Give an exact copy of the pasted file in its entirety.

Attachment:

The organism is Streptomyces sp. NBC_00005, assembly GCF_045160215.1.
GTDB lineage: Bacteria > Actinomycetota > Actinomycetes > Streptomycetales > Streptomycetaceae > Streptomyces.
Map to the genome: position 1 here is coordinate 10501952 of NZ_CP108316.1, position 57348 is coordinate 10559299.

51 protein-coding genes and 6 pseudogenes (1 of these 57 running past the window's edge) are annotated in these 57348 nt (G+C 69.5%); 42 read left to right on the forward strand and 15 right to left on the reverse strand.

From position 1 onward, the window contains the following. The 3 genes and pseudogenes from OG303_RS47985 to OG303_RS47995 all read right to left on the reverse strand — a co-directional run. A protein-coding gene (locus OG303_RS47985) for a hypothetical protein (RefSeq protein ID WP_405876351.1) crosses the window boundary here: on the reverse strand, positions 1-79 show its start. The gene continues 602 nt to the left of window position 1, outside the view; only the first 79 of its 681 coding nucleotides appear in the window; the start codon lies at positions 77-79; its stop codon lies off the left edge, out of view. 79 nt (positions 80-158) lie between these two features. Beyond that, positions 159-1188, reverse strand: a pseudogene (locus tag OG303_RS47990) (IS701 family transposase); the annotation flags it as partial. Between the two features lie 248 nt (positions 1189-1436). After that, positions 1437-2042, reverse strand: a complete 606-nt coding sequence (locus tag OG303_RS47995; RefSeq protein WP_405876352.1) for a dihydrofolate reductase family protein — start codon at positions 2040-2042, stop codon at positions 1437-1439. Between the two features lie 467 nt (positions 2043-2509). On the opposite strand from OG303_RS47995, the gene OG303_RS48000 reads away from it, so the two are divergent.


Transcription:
The organism is Streptomyces sp. NBC_00005, assembly GCF_045160215.1.
GTDB lineage: Bacteria > Actinomycetota > Actinomycetes > Streptomycetales > Streptomycetaceae > Streptomyces.
Map to the genome: position 1 here is coordinate 10501952 of NZ_CP108316.1, position 57348 is coordinate 10559299.

51 protein-coding genes and 6 pseudogenes (1 of these 57 running past the window's edge) are annotated in these 57348 nt (G+C 69.5%); 42 read left to right on the forward strand and 15 right to left on the reverse strand.

From position 1 onward, the window contains the following. The 3 genes and pseudogenes from OG303_RS47985 to OG303_RS47995 all read right to left on the reverse strand — a co-directional run. A protein-coding gene (locus OG303_RS47985) for a hypothetical protein (RefSeq protein ID WP_405876351.1) crosses the window boundary here: on the reverse strand, positions 1-79 show its start. The gene continues 602 nt to the left of window position 1, outside the view; only the first 79 of its 681 coding nucleotides appear in the window; the start codon lies at positions 77-79; its stop codon lies off the left edge, out of view. 79 nt (positions 80-158) lie between these two features. Beyond that, positions 159-1188, reverse strand: a pseudogene (locus tag OG303_RS47990) (IS701 family transposase); the annotation flags it as partial. Between the two features lie 248 nt (positions 1189-1436). After that, positions 1437-2042, reverse strand: a complete 606-nt coding sequence (locus tag OG303_RS47995; RefSeq protein WP_405876352.1) for a dihydrofolate reductase family protein — start codon at positions 2040-2042, stop codon at positions 1437-1439. Between the two features lie 467 nt (positions 2043-2509). On the opposite strand from OG303_RS47995, the gene OG303_RS48000 reads away from it, so the two are divergent.